<start:DesktopApplicationTile Size=”2×2″ Column=”2″ Row=”2″ DesktopApplicationID=”{7C5A40EF-A0FB-4BFC-874A-C0F2E0B9FA8E}\Microsoft Office\Office15\EXCEL.EXE” />
</start:Group>
<start:Group Name=”” xmlns:start=”http://schemas.microsoft.com/Start/2014/StartLayout”&gt;
<start:DesktopApplicationTile Size=”2×2″ Column=”2″ Row=”0″ DesktopApplicationID=”Microsoft.SoftwareCenter.DesktopToasts” />
<start:DesktopApplicationTile Size=”2×2″ Column=”0″ Row=”0″ DesktopApplicationID=”Microsoft.Windows.ControlPanel” />
</start:Group>
<start:Group Name=”” xmlns:start=”http://schemas.microsoft.com/Start/2014/StartLayout”&gt;
<start:DesktopApplicationTile Size=”2×2″ Column=”0″ Row=”0″ DesktopApplicationID=”https://citrix.contoso.com&#8221; />
</start:Group>
</defaultlayout:StartLayout>
</StartLayoutCollection>
</DefaultLayoutOverride>
</LayoutModificationTemplate>

Now create an SCCM Package containing the XML file and a Powershell script with the following content:

Import-StartLayout -LayoutPath $PSScriptroot\StartLayout.xml -MountPath $env:systemdrive\

Now this can be executed using a Run Powershell Script during the SCCM OSD task sequence.

Without performing further actions when a user first logs in the start menu will be generated but the URL to citrix.contoso.com will not be present. To make sure it’s there we need to create a Group Policy Preference to put the exact URL in the start menu for the user. Pay close attention because the target URL specified in the GPP must EXACTLY match the value of DesktopApplicationID (without the “”)

Screenshot_2

Now when the user (for which the GPP is applied) logs on for the first time on a Windows 10 computer, the default Start layout will be applied properly and the URL will also appear.

Hope this helps!

 

Best regards,

Bert

 

 


Windows Store For Business

May 17, 2016

Hello,

Windows Store for business is an exciting new concept of a seperate Windows Store for business users. You log on with your corporate account and have access to commercial or LOB apps provided by your company.

https://businessstore.microsoft.com/en-gb/lob/AppDetails/

Let’s get started !

Log on as admin and invite a publisher, this allows that specific account to upload a universal application in order to be available in the Windows Store for company X. This should be a Microsoft Dev Account ( personal or Business, both work ).

High-level the process is as follows

clip_image002

Now in this scenario we will only present the LOB by the Windows Store for business, you can however also deploy the app offline by using ESD or sync with a your MDM for deployment ( Intune ex. )

Additional info about these scenario’s can be found here https://technet.microsoft.com/en-gb/itpro/windows/manage/manage-apps-windows-store-for-business-overview

After completing check your LOB publishers.

clip_image004

Check the LOB publishers in order to verify the user is approved

clip_image006

Now as soon as your publisher has uploaded his/her custom universal app and validation has succeeded it will be available in your store ( may take approx 48 hours !)

clip_image008

48hours later … All right … app available.

clip_image010

Now you can add the app to your inventoy …

clip_image012

Now open Manage -> Inventory and you should see your universal app.

clip_image014

clip_image016

Now add your app to the private store.

clip_image018

Add in progress ( may take up to 24 hours )

clip_image020

Wait for it ! Meanwhile you can see the mixture of personal and corporate account linked to the Windows Store. In my case I have multiple accounts added on my Azure AD joined machine so you’ll see both accounts. If I click a link in the normal, commercial store my hotmail account will be used, in a link from the Realdolmen store my corporate account will be used.

clip_image022

Now let’s install the test app

clip_image024

Yes installed !

clip_image026

Now you as an admin can see the used license and recall if required, now this particular test app has unlimited licenses.

clip_image028

Now we also observed that as soon as a new version of our universal app is uploaded to the store the application is updated without any notification / interaction from the user.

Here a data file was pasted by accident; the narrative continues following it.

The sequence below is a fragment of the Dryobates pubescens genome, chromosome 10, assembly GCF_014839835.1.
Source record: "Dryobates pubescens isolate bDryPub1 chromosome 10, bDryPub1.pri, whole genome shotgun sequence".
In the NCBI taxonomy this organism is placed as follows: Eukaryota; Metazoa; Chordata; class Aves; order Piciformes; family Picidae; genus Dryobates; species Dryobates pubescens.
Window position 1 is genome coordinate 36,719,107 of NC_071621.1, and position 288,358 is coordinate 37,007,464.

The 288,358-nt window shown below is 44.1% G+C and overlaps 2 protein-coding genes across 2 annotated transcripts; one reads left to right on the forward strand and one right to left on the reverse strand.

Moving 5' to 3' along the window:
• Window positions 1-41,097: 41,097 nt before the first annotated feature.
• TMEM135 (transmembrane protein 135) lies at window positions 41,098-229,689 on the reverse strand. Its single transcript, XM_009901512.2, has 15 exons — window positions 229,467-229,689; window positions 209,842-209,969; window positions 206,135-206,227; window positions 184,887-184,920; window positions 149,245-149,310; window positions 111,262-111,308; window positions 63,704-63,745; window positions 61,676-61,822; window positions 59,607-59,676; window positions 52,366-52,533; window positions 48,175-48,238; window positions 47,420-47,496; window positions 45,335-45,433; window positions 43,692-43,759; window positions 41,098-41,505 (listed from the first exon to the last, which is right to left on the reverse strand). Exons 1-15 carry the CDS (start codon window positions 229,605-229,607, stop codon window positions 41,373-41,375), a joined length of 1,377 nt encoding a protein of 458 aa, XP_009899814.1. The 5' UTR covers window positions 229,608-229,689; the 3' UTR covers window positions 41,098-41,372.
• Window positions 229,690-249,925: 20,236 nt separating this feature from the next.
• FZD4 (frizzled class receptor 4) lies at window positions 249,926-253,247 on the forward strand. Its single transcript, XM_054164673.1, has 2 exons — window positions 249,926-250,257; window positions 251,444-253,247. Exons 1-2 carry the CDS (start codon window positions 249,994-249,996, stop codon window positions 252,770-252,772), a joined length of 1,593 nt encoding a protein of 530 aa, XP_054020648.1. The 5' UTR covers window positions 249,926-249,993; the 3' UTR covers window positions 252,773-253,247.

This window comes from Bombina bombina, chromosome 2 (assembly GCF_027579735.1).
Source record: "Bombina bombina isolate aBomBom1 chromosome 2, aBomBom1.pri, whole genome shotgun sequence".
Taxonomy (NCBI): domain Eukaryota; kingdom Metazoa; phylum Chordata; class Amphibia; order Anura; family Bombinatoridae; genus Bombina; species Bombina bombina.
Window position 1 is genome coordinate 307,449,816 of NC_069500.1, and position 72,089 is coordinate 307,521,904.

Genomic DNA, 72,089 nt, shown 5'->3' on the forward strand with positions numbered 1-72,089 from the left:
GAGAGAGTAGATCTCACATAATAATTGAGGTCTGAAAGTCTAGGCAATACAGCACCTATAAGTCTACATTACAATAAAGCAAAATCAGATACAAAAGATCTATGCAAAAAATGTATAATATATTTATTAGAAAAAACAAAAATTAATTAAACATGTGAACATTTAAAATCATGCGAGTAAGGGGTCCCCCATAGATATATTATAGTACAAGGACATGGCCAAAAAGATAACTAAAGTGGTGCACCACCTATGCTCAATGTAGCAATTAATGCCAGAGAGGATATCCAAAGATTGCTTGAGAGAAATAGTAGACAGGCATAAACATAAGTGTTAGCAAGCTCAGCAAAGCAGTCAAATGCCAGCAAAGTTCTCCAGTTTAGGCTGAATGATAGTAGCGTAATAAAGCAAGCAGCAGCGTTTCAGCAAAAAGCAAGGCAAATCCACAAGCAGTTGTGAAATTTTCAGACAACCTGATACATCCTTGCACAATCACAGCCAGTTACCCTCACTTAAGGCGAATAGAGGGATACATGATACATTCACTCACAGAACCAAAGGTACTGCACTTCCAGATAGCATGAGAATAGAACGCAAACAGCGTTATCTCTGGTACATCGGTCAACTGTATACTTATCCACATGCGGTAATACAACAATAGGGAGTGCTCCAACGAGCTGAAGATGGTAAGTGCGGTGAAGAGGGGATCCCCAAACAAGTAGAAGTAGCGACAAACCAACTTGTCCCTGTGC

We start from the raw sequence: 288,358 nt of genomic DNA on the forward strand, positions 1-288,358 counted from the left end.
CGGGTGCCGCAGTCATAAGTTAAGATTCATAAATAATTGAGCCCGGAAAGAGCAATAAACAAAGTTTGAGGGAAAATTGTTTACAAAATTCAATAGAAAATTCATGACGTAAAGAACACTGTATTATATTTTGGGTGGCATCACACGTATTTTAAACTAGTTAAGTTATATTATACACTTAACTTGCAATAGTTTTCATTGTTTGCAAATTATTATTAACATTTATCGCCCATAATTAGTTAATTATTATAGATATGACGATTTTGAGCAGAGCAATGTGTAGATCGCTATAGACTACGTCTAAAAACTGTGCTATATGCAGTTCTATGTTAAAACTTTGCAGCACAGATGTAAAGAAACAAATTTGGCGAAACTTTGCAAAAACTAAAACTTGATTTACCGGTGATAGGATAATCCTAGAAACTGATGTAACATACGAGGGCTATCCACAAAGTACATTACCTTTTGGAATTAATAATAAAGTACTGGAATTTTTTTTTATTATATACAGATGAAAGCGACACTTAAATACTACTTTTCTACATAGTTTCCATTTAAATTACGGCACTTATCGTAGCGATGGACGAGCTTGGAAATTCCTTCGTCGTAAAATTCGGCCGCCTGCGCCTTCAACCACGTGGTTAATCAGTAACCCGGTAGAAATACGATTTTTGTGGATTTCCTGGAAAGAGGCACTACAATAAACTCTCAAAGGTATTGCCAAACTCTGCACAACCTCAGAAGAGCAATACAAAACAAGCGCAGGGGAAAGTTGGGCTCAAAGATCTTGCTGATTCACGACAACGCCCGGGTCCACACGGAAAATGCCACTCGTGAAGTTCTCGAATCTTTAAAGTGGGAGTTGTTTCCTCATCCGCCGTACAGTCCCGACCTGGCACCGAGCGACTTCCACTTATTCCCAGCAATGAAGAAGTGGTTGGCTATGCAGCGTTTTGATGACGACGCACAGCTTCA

Enjoy.

Gino D


WaaS

March 16, 2016

Hello,

WaaS or Windows-As-A-Service. It has quite a ring to it and you could think : what does it change for me ?

Well , actually quite a lot ! As explained in the following article https://technet.microsoft.com/en-us/library/mt598226%28v=vs.85%29.aspx?f=255&MSPPError=-2147217396, Microsoft has evolved to a continous release cycle of new features of the client OS starting from Windows 10. What’s important about these new features is that Microsoft will provide servicing updates ( aka normal security updates ) for the last 2 features and they foresee 2-3 feature upgrades per year.

clip_image002

Windows 10 servicing options for updates and upgrades (Windows)https://technet.microsoft.com/en-us/library/mt598226%28v=vs.85%29.aspx?f=255&MSPPError=-2147217396

Basically this means that your enterprise has several options :

  • -> “Ahead of the competition” : Use the Windows 10 Professional or Enterprise build. Install new features to your likings but don’t skip more then 1 feature upgrade in order to keep getting these required servicing updates for your client environment. You can use all the new added value that will be made available to the client platform.
  • -> “Business As Usual” : Use the Windows 10 Enterprise Long term Servicing Branch build ( no Software Assurance ) for deployment. The build recieves servicing updates for 10 years but lacks certain features ( ex. Edge and Store ) and recieves no feature upgrades.
  • -> “Hybrid Model” : A combined model , let’s say the best of both worlds. You use Windows 10 Enterprise Long Term Servicing Branch with SA. This means that you deploy a LTSB build but when microsoft releases a Windows feature as LTSB feature you can deploy this build to your environment. Microsoft expects to release a new LTSB build every 12 months.

Now , this means that, if you would like to use the full blown potential of the client environment some checks are required :

Have the processes in place for a rapid, continuous release cycle.

How to test ? Who will tests ? What to test ? Approval in place ? A defined flow for new releases ?

Have the required resources for this.

The people are available to perform these actions ?

Have the required toolsets for this.

The management or deployment toolset needs to follow the releases. Some automated test scenarios can be an added value. Some ITSM tools might help too.

Have the mindset for this.

Maybe the most important one, Step away from the traditional approach.

So buccle up, find out which format is right for and find a partner that can help out on some of the missing pieces.

Enjoy.

Gino D